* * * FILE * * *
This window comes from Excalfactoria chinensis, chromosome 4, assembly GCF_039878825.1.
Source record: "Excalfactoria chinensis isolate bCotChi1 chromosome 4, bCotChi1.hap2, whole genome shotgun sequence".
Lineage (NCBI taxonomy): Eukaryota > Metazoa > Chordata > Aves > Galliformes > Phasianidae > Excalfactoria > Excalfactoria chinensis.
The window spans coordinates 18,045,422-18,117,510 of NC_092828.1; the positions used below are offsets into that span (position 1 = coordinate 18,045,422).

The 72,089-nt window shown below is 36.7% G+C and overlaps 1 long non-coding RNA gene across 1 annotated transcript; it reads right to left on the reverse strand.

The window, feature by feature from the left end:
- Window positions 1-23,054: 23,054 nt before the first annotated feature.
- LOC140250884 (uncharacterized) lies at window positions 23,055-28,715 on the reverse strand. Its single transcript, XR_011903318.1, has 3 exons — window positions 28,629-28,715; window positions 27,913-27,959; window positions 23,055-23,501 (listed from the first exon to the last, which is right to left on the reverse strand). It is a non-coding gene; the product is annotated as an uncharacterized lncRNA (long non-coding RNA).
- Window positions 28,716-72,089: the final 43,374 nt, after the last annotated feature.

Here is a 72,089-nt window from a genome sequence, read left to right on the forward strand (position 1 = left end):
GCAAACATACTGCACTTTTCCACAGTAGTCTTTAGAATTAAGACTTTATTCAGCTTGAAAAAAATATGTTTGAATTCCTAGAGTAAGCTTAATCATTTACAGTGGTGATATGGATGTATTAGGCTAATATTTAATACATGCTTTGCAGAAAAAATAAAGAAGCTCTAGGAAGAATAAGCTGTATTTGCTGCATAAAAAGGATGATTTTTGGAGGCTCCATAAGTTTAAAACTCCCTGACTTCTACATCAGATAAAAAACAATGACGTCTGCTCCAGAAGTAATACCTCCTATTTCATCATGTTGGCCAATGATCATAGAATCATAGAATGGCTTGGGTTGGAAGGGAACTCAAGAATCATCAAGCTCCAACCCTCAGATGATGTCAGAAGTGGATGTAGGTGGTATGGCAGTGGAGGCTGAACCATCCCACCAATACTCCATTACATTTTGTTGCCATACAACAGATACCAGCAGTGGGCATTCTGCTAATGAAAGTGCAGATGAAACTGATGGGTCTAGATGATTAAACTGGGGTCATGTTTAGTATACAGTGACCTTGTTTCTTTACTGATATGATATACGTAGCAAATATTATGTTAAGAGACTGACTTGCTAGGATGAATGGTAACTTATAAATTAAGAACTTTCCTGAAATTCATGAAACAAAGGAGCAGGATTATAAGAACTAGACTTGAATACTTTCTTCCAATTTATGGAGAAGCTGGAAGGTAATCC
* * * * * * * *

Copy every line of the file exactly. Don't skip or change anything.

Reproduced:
This window comes from Excalfactoria chinensis, chromosome 4, assembly GCF_039878825.1.
Source record: "Excalfactoria chinensis isolate bCotChi1 chromosome 4, bCotChi1.hap2, whole genome shotgun sequence".
Lineage (NCBI taxonomy): Eukaryota > Metazoa > Chordata > Aves > Galliformes > Phasianidae > Excalfactoria > Excalfactoria chinensis.
The window spans coordinates 18,045,422-18,117,510 of NC_092828.1; the positions used below are offsets into that span (position 1 = coordinate 18,045,422).

The 72,089-nt window shown below is 36.7% G+C and overlaps 1 long non-coding RNA gene across 1 annotated transcript; it reads right to left on the reverse strand.

The window, feature by feature from the left end:
- Window positions 1-23,054: 23,054 nt before the first annotated feature.
- LOC140250884 (uncharacterized) lies at window positions 23,055-28,715 on the reverse strand. Its single transcript, XR_011903318.1, has 3 exons — window positions 28,629-28,715; window positions 27,913-27,959; window positions 23,055-23,501 (listed from the first exon to the last, which is right to left on the reverse strand). It is a non-coding gene; the product is annotated as an uncharacterized lncRNA (long non-coding RNA).
- Window positions 28,716-72,089: the final 43,374 nt, after the last annotated feature.

Here is a 72,089-nt window from a genome sequence, read left to right on the forward strand (position 1 = left end):
GCAAACATACTGCACTTTTCCACAGTAGTCTTTAGAATTAAGACTTTATTCAGCTTGAAAAAAATATGTTTGAATTCCTAGAGTAAGCTTAATCATTTACAGTGGTGATATGGATGTATTAGGCTAATATTTAATACATGCTTTGCAGAAAAAATAAAGAAGCTCTAGGAAGAATAAGCTGTATTTGCTGCATAAAAAGGATGATTTTTGGAGGCTCCATAAGTTTAAAACTCCCTGACTTCTACATCAGATAAAAAACAATGACGTCTGCTCCAGAAGTAATACCTCCTATTTCATCATGTTGGCCAATGATCATAGAATCATAGAATGGCTTGGGTTGGAAGGGAACTCAAGAATCATCAAGCTCCAACCCTCAGATGATGTCAGAAGTGGATGTAGGTGGTATGGCAGTGGAGGCTGAACCATCCCACCAATACTCCATTACATTTTGTTGCCATACAACAGATACCAGCAGTGGGCATTCTGCTAATGAAAGTGCAGATGAAACTGATGGGTCTAGATGATTAAACTGGGGTCATGTTTAGTATACAGTGACCTTGTTTCTTTACTGATATGATATACGTAGCAAATATTATGTTAAGAGACTGACTTGCTAGGATGAATGGTAACTTATAAATTAAGAACTTTCCTGAAATTCATGAAACAAAGGAGCAGGATTATAAGAACTAGACTTGAATACTTTCTTCCAATTTATGGAGAAGCTGGAAGGTAATCC